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Edge Hill Short Story Prize 2014 winner announced

From the story Edge Hill Short Story Prize

John BurnsideJohn Burnside has been announced as the winner of the Edge Hill Short Story Prize 2014 with his collection Something Like Happy (Jonathan Cape).

Burnside is a multi award-winning poet who has a regular column in The New Statesman and contributes to newspapers and periodicals in the UK, Germany and Switzerland.

John Burnside said: “I’m really grateful for this prize and also grateful that the prize exists to celebrate the short story. Short stories are my equivalent of football – the beautiful form as opposed to the beautiful game. As a writer, the short story demands the most and to me is the most satisfying.”

Now in its eight year, the Edge Hill Prize is the only UK award that recognises excellence in a published collection of short stories.

This year the judging panel included Kevin Barry, author and winner of the 2013 Edge Hill Prize, Carys Bray, author and winner of the inaugural Edge Hill MA Prize in 2010 and Katie Allen, journalist and editor of welovethisbook.com. The winner was announced at London’s Free Word Centre on the evening of Thursday 3 July.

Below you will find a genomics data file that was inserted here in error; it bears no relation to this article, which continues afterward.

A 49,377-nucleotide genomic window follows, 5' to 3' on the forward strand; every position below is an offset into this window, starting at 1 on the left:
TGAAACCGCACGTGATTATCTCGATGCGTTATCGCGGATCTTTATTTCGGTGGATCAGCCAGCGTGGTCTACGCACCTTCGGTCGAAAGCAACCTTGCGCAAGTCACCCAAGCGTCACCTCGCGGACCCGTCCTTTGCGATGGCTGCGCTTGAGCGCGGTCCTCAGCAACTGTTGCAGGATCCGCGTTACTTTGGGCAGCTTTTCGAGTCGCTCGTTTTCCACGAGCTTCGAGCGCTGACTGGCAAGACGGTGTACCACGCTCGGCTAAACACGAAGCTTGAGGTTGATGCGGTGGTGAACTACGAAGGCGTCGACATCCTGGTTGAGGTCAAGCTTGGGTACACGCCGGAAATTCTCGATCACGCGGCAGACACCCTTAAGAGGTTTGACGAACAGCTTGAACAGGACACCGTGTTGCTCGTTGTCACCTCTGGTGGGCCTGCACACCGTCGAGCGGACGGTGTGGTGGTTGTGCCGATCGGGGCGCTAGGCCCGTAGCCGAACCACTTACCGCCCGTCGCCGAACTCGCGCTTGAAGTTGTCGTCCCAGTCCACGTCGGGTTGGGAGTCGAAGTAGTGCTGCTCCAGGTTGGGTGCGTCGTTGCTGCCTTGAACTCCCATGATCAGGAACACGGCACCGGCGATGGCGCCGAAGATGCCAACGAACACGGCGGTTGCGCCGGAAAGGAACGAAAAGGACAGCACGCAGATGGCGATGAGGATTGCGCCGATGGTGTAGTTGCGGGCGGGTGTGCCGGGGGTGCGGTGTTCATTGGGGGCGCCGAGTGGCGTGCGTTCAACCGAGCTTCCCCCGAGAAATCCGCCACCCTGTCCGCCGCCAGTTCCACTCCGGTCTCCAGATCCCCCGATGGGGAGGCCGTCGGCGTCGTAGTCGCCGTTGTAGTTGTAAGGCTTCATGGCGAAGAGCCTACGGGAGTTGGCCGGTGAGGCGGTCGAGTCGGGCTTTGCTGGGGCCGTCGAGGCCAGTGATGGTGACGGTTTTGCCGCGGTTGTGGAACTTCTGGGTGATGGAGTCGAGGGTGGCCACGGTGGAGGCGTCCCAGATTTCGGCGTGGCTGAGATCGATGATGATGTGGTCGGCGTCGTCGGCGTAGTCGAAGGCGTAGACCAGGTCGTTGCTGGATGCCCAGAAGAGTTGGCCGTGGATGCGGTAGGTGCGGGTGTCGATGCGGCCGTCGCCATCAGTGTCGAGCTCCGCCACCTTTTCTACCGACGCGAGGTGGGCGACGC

Speaking about John Burnside’s writing, 2013 prize winner Kevin Barry said: “This is a tremendous collection from a writer working at the full tilt of his gifts, and John Burnside is a hugely deserving recipient of the prize.”

As well as the Main Literary Award of £5000 won by John Burnside, a Reader’s Choice award was presented to Rachel Trezise for her collection Cosmic Latte (Parthian). Rachel has previously featured in the Orange Future List and won the inaugural Dylan Thomas Prize,

Other prizes awarded on the night included a £500 student prize to reward one of the stars of Edge Hill University’s MA Creative Writing course and the £1000 Jo Powell Award which commemorates and celebrates the life of crime writer Jo Powell, whose first novel, The Drop Room, was written as part of her doctoral study at Edge Hill. The £500 student prize was presented to Tracey Tyrell for Alice, whilst Christine Riaz’s story Dead Man’s Shoes was chosen as the winner of the Jo Powell Prize by by fellow Creative Writing MA students.